The tiny, dank, below-ground club hosted everyone from Lonnie Brooks (who played until four in the morning with his son when the club first opened) to Clarence "Gatemouth" Brown (whom Brendan's staffers mistook for Jimmy Rogers when the blues legend walked in unannounced and sat in with W.C. Clark), and just about every living blues legend in between. "We would have booked Muddy Waters had we been around during his heyday," says Geraghty.
Outside of Colorado, Brendan's reputation merited four W.C. Handy Award nominations for best blues club in the country. And the musicians just kept coming. After Brooks's first show at Brendan's, he was booked to play another now-defunct Denver venue, but he insisted on playing Brendan's as well. "He played a Monday night for us for next to nothing," Geraghty recalls. Brooks couldn't pass up the money at the other club, he says, but he still complained that they made him "pay half price for my drinks."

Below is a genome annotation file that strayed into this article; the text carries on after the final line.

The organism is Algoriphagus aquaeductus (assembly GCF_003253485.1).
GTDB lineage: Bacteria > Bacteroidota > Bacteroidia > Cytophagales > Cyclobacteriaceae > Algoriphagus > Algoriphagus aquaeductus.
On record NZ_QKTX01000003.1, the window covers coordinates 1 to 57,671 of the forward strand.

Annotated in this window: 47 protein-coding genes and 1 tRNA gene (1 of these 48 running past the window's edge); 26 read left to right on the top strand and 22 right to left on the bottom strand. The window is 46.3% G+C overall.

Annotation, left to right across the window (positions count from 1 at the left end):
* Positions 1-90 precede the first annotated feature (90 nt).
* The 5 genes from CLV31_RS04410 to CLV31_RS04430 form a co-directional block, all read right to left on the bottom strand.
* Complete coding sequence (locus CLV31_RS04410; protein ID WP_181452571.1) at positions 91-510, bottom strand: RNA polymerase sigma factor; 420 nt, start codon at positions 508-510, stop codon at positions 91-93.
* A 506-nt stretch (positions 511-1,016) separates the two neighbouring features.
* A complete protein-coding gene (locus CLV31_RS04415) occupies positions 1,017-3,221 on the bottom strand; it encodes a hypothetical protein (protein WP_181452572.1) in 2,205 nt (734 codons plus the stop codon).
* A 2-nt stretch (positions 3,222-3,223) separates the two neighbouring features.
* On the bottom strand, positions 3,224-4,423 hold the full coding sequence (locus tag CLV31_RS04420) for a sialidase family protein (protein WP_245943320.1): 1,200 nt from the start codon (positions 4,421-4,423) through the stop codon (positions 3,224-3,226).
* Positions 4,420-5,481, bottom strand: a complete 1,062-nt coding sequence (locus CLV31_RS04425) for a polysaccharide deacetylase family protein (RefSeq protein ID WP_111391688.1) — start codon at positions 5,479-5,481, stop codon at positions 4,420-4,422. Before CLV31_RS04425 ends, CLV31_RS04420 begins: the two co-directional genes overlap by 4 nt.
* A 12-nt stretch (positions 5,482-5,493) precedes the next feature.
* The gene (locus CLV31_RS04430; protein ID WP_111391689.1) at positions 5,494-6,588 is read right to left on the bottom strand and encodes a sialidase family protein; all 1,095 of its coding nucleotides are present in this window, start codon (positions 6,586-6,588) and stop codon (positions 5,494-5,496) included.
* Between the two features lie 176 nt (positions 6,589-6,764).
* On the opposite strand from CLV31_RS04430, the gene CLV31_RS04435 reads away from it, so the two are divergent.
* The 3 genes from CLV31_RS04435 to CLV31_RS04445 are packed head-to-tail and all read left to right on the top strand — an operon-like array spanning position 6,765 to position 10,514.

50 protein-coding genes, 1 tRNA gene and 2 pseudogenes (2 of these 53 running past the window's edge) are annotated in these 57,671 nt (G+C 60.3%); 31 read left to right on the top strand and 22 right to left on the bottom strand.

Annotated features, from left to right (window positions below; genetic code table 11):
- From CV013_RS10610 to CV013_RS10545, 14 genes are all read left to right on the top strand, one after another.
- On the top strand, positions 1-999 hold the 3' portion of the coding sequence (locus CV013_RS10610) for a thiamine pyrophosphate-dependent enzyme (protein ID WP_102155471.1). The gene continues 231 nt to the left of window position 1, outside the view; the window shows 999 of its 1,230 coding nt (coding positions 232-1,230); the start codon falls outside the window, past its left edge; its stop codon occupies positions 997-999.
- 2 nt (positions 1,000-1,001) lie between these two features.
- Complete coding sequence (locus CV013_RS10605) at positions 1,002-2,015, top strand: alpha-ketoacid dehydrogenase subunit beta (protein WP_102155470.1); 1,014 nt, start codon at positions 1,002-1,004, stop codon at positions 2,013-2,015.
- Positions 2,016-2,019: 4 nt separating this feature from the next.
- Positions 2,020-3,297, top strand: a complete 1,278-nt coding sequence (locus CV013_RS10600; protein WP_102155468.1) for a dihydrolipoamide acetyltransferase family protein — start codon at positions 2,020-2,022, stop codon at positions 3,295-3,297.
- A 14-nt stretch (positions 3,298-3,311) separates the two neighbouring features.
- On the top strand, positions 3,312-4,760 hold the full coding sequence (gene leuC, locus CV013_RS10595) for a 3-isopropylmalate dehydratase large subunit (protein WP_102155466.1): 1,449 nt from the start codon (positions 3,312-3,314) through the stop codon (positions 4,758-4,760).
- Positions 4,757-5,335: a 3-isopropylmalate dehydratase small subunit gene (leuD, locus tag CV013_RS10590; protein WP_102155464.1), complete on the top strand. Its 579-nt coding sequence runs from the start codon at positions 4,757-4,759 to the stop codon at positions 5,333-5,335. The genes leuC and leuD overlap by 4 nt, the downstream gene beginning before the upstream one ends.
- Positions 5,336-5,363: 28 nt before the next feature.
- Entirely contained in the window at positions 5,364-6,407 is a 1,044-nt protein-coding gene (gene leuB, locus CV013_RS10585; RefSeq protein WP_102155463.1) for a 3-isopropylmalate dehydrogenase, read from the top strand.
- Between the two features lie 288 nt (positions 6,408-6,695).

After briefly entertaining the thought of other theme nights, Brendan's introduced its legendary Monday-night jam sessions. "We thought about having a Monday Night Football night, but decided fuck that, we're a blues club, let's stick to our guns," says Geraghty. At the club's peak, luminaries such as Metallica's James Hetfield, members of Los Lobos, and Chad Smith from the Red Hot Chili Peppers all sat in on those sessions at one time or another.
But that was then, and this is now. And from the looks of the new Brendan's Pub at 2009 Larimer -- the former home of the Hub Loan Office pawnshop -- Geraghty has nothing to worry about. This place could truly become the benchmark for live-music joints in Denver.
As I handed my five bucks to Gene the door guy (who bears more than a passing resemblance to Louis Gossett Jr.), the first thing I noticed was how good the club smelled. The old place stunk like fifty years of deep-fried ass; imagine taking a walk down any random alley in LoDo, breathing in grease and urine, and you're in the right neighborhood. My feet didn't stick to the floor -- always a great sign -- and the pool table now resided in the foyer, rather than the main room, so that loud games wouldn't interrupt the music.